Lion mauling death: How dangerous are private zoos?

Animal behavior experts called the mauling death of a young woman in California an unfortunately predictable tragedy. Conservationists say too many exotic animals are kept privately in the US.

Mark Crosse/The Fresno Bee/AP
Cat Haven founder and executive director Dale Anderson talks to reporters about the fatal mauling of an intern at the exotic animal park in Dunlap, Calif. The victim was later identified as Dianna Hanson, 24, of Lynnwood, Wash.

The mauling death of a 24-year-old intern at a private zoo in central California Wednesday has renewed calls for better regulation of exotic animals in the US.

A five-year-old male African lion named CousCous – who had once appeared as a cub on the TV show “Ellen” – attacked and killed the volunteer, Dianna Hanson, who was alone in the cage with the big cat.

In announcing Ms. Hanson’s death, park owner Dale Anderson gave no details as to why she had entered the enclosure by herself. But animal behavior experts say this was an unfortunately predictable tragedy, and conservationists are calling this further evidence of the need for better oversight.

“There is a growing epidemic of people who want to keep these exotic animals as pets, or who put them in roadside zoos and pseudo sanctuaries that profit off their captivity,” says Tracy Coppola, program director for the Washington-based International Fund for Animal Welfare (IFAW). She points out that 18 of the 22 deaths in the United States involving wild animals in captivity since 1990 occurred in private zoos and unregulated menageries.

“This is a huge and growing problem in this country,” she says, “more than any other nation. People here are fascinated by these animals and want to own and breed and profit from them.”

However, points out Ms. Coppola, while the lack of national regulation of the exotic animal trade continues to lead to such tragedies, the impact is growing on what are increasingly endangered species.

She notes that some 5,000 tigers are kept in captivity in the state of Texas alone, while roughly 3,000 remain in the wild globally.

Cat Haven, the central California wildlife park where Wednesday’s death occurred, is regulated by both the USDA and the State Fish and Wildlife Service. The facility had passed a USDA inspection as recently as last month. However Cat Haven falls short of qualifying under international standards as a true sanctuary, which neither breed nor exhibit animals, says Monica Engebretson of Born Free USA.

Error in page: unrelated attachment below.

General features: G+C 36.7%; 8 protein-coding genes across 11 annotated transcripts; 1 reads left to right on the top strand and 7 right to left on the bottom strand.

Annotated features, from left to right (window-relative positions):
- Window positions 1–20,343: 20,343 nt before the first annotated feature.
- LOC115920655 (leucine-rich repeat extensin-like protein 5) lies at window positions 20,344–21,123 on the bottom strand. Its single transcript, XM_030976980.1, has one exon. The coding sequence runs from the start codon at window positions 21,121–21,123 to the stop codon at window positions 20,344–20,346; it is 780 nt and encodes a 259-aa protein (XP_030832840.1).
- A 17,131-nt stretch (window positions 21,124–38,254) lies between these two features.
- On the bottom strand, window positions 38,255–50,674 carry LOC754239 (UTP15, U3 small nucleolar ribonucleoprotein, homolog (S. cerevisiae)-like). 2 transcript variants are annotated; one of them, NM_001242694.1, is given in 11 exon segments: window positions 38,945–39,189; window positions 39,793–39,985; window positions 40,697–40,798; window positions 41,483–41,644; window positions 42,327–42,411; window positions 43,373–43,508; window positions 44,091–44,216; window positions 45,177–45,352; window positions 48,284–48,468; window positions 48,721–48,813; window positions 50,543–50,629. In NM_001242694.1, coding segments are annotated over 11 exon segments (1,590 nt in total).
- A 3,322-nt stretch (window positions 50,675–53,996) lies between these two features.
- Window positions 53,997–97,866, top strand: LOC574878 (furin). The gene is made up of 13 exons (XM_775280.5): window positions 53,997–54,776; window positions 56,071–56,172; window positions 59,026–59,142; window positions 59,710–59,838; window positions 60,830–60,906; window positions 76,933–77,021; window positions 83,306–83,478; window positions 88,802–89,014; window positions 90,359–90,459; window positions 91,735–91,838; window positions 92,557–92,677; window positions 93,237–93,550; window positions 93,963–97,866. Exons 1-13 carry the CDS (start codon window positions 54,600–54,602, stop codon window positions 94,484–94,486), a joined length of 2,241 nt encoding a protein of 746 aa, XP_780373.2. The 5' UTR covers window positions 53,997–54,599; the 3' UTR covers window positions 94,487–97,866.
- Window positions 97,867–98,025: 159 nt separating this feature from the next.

According to Ms. Engebretson, trade in exotic animals continues to expand in the many unregulated and under-reported roadside menageries, private zoos, and what she calls “pseudo” sanctuaries.

California has some of the strictest state laws governing care for wild animals, she notes, but it is one of only 21 states with meaningful regulations. Six states have none at all, she points out.

“It’s always difficult to give admonishments at a time like this,” she says, but adds that at minimum, stricter protocols governing behavior around animals might have prevented a tragedy.

“Cats are predators,” adds Zara McDonald, executive director of the Bay Area Felidae Conservation Fund, “and I don’t care how tame anyone thinks one might be, they are always a wild animal with the ability to hurt humans.”

IFAW is calling on Congress to pass the Big Cats and Public Safety Protection Act, proposed legislation introduced this past fall that IFAW says will be reintroduced next month with bipartisan support.

The bill would prohibit the private possession and breeding of tigers, lions, cougars, leopards, snow leopards, clouded leopards, cheetahs, and jaguars, and any hybrids of these species. The bill tackles both animal welfare and public safety because, Coppola notes, law enforcement officials are ill-equipped to handle crises related to the exotic animal industry.

In the 2011 disaster in Zanesville, Ohio, in which the suicidal owner of a private menagerie set free his lions, tigers, bears, monkeys, and others, and law enforcement officials said they had few options other than to hunt down and shoot over 50 rare and endangered animals before they could hurt local residents.

“This is not what they are trained to do,” Coppola says of the law enforcement officers, adding that in an era of dwindling public funds, “they don’t have the resources, either.”

Such legislation is overdue, says Angela Mertig, sociology professor at Middle Tennessee State University in Murfreesboro, Tenn., commenting on the death of the young intern, Hanson.

While her family has been impacted by a tragic loss, her death matters also “because we need to be continually reminded that we cannot act as if we are in perpetual control of the natural world,” Professor Mertig says via e-mail.

This extends beyond our impact on individual animals, she notes.

“It includes how we treat all life on this planet and the planet itself,” she says, adding, that humans have created numerous ecological messes “because we mistakenly believe that we can do whatever we want to this planet and its life forms without repercussions,” she says.

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